Are you Under-Marketing your Business?
As a marketer, I frequently have the same conversation over and over again with different businesses. And it all pertains to spend. How much should I be spending? Isn’t that too much? We’ve never spent that much before, will it make a difference?
Now. It’s a recession. So the normal rules don’t always apply. It’s taking a LOT more effort to encourage customers to part with their cash so, arguably, your marketing budget will need to increase (not decrease) in times like this to cope with that additional influence required. There’s absolutely no point “hunkering down” to wait it out – your business will not survive (intact).
So I thought I’d lay everything out for you with the benefit of a formal marketing education and over 15 years of experience across well over a hundred different businesses, and then you can decide, yourself, if you are under-marketing your business (NB. In my experience, most businesses are…..).
At Strathclyde University we were always taught to measure marketing spend roughly as follows:
- New Business/Product Launch: 10-12% of Turnover
- Established Business Wanting to Grow: 8-10% of Turnover
- Established Business Not Wanting to Grow: 6-8% of Turnover
- Established Business Wanting to Contract: Less than 6% of Turnover
These figures are flexible to a degree of 1 or 2 percent, depending on the industry and age of the business, but as a rule of thumb it helps me judge whether a business is over or under funding it’s marketing activities. You’ll notice the final option suggests negative growth – or, in other words, decreasing turnover and/or decreased balance sheet value. Very few companies are in business to achieve that.
Previous research suggests that around 39% of companies spend a “less than adequate” amount on marketing with 30% of companies spending 3-5% of revenue on marketing and 45% spending over 6% (most of those between 6-10%).
These figures are wholly consistent with what I was taught more than a decade ago in the halls of Strathclyde’s Business School.
But yet, despite that, I keep coming across businesses who are spending a lot less than 2% per annum and who seem puzzled by the fact their business is not growing.
If you are placing yourself in that category, let me put it simply for you. At that level of marketing investment, it won’t. At best you are maintaining the status quo. At worst, you’re diminishing your return on investment.
Modern business owners seem to have forgotten that age old adage “You gotta Spend Money to Make Money” – it’s still true. You want to grow your business? Then you have to invest more in your marketing activities.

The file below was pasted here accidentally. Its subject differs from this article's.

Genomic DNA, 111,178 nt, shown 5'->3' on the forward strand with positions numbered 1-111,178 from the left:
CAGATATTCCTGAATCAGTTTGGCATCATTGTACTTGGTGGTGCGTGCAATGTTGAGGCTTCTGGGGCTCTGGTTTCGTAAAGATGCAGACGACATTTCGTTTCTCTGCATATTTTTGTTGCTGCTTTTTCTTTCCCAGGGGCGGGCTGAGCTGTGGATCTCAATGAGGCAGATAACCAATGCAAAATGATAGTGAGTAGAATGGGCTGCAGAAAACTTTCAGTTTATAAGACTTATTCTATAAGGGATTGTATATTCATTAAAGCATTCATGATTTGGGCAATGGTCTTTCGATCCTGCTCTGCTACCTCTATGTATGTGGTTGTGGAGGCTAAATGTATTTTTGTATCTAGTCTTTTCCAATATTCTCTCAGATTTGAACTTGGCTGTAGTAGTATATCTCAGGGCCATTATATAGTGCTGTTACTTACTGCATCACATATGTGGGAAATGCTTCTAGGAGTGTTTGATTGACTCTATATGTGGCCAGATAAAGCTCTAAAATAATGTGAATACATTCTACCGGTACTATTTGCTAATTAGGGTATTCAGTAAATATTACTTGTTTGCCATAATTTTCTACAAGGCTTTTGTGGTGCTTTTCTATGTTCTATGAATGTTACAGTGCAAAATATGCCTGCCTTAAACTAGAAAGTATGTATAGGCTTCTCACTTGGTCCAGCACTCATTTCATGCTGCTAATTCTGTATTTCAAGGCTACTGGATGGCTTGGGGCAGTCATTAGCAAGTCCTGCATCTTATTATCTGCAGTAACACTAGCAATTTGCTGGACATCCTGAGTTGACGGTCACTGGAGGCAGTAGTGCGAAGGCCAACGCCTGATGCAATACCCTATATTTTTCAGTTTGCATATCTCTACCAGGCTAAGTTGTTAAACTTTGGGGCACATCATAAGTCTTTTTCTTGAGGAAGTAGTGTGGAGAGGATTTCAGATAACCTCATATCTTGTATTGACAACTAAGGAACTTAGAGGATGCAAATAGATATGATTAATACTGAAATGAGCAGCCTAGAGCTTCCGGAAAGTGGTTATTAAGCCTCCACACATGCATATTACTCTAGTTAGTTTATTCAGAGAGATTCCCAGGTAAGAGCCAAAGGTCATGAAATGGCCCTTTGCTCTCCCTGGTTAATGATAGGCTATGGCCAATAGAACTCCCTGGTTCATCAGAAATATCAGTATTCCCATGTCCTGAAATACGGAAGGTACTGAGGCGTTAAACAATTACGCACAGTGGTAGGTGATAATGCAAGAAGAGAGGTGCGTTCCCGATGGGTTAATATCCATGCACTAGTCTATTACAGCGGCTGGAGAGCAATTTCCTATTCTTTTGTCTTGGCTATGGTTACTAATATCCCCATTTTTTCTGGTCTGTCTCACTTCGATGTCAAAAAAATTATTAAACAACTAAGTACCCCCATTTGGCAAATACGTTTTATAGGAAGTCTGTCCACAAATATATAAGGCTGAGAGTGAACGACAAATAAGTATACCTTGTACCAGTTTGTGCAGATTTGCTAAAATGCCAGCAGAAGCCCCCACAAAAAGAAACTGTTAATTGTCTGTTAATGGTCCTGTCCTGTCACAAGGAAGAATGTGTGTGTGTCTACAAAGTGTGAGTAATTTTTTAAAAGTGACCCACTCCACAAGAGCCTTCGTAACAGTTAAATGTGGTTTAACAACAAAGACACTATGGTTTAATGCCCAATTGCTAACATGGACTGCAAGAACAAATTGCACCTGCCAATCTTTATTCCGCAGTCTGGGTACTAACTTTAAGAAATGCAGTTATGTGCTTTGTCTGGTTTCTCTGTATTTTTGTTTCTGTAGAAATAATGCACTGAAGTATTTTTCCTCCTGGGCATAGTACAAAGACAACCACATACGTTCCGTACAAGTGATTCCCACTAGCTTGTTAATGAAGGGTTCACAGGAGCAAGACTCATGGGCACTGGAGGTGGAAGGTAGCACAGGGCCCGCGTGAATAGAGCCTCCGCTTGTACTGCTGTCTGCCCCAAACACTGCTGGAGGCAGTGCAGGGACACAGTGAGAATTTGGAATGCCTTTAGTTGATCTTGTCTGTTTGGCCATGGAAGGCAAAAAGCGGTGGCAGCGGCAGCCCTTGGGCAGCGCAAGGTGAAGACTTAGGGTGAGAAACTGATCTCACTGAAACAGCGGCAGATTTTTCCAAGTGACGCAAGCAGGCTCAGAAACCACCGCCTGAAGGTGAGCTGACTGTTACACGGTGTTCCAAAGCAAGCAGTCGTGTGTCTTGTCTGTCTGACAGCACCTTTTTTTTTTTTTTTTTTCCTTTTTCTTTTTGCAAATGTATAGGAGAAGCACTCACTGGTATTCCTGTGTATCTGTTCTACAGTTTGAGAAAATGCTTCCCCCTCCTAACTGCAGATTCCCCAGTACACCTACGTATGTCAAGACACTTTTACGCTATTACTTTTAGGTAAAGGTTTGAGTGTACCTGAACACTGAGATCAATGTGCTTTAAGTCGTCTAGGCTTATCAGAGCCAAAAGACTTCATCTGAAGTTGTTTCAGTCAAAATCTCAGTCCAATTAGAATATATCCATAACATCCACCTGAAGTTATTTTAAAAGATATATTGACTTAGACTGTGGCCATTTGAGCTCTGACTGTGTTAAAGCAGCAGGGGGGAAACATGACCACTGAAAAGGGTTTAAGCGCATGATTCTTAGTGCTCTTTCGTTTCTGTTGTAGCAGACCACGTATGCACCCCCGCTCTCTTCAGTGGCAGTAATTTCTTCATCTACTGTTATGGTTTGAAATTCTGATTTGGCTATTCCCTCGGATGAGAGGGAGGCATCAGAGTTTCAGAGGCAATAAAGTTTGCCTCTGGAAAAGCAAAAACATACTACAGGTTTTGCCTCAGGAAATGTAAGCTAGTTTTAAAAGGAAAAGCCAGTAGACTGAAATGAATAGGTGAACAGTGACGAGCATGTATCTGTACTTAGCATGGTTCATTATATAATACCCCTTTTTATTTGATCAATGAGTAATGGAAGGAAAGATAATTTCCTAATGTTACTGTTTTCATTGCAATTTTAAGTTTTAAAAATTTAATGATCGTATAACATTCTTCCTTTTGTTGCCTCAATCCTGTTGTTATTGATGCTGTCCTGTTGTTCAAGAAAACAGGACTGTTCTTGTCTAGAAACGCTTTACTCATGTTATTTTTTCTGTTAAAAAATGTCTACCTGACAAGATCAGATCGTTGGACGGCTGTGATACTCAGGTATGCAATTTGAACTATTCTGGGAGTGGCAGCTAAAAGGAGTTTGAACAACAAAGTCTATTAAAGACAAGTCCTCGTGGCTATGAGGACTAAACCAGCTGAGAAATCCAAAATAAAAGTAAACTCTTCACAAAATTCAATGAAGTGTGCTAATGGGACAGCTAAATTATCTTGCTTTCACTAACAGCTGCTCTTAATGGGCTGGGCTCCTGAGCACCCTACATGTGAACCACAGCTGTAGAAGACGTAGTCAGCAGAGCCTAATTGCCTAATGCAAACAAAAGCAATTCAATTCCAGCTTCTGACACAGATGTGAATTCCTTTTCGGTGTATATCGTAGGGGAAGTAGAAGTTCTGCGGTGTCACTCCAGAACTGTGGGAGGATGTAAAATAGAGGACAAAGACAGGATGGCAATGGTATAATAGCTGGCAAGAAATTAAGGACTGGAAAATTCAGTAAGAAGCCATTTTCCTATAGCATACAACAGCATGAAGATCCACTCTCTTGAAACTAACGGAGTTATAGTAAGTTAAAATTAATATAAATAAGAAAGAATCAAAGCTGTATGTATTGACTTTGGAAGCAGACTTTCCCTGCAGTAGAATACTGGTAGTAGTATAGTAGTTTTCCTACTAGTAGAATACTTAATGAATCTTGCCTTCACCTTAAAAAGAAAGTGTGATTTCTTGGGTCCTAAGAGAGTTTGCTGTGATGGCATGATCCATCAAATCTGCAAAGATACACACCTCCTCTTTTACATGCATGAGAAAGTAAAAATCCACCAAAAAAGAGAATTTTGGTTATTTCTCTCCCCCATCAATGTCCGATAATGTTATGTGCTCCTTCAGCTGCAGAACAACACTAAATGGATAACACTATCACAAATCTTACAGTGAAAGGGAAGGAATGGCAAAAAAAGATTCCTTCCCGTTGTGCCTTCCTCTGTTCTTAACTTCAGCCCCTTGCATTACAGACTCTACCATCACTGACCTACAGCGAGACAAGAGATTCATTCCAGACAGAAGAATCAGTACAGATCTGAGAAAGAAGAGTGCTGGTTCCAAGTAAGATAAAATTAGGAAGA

So here’s a ready reckoner for you all out there, here’s what you should be looking to invest in your marketing spend if you want your business to grow:
- Turnover >£100,000: Marketing Spend: £6k – £10k
- Turnover >£250,000: Marketing Spend: £15k – £25k
- Turnover >£500,000: Marketing Spend: £30k – £50k
- Turnover >£1million: Marketing Spend: £60k – £100k
- Turnover >£2million: Marketing Spend: £120k – £200k
I suspect some of those figures might shock some of you. How much? I can hear you calling?? She’s having a laugh.
But this really is no laughing matter. And I’m deadly serious. 85% of businesses in the UK do not survive their first year. Of those that remain, 30% fail during the following two years. Last year, 24 Scottish business failed every week, wiping 1278 firms off our nation’s streets in just one year.
These statistics are not funny. And reasons for failure, while I’m sure are anecdotally diverse, are fundamentally because a firm has failed to attract enough customers to make it solvent, profitable and successful.
Obviously, every business is different. Profit margins are different. Service and product based businesses are completely different and their marketing plans and expenditure will take account of this, however the percentages will only differ by 1 or 2 percent at most.
So, before you march forward into another week of hard work, long hours and an infinite number of business challenges, ask yourself this: Am I under marketing my business, and what difference would it really make if I were to invest properly in my marketing? What difference would more customers make? What difference would increased cash flow make? How would more customers affect my bottom line? How would a higher turnover and profitability affect my balance sheet and the long term growth of my asset?
The sooner you start asking these questions, the sooner you might just start having a very good year indeed.
Recession? What recession?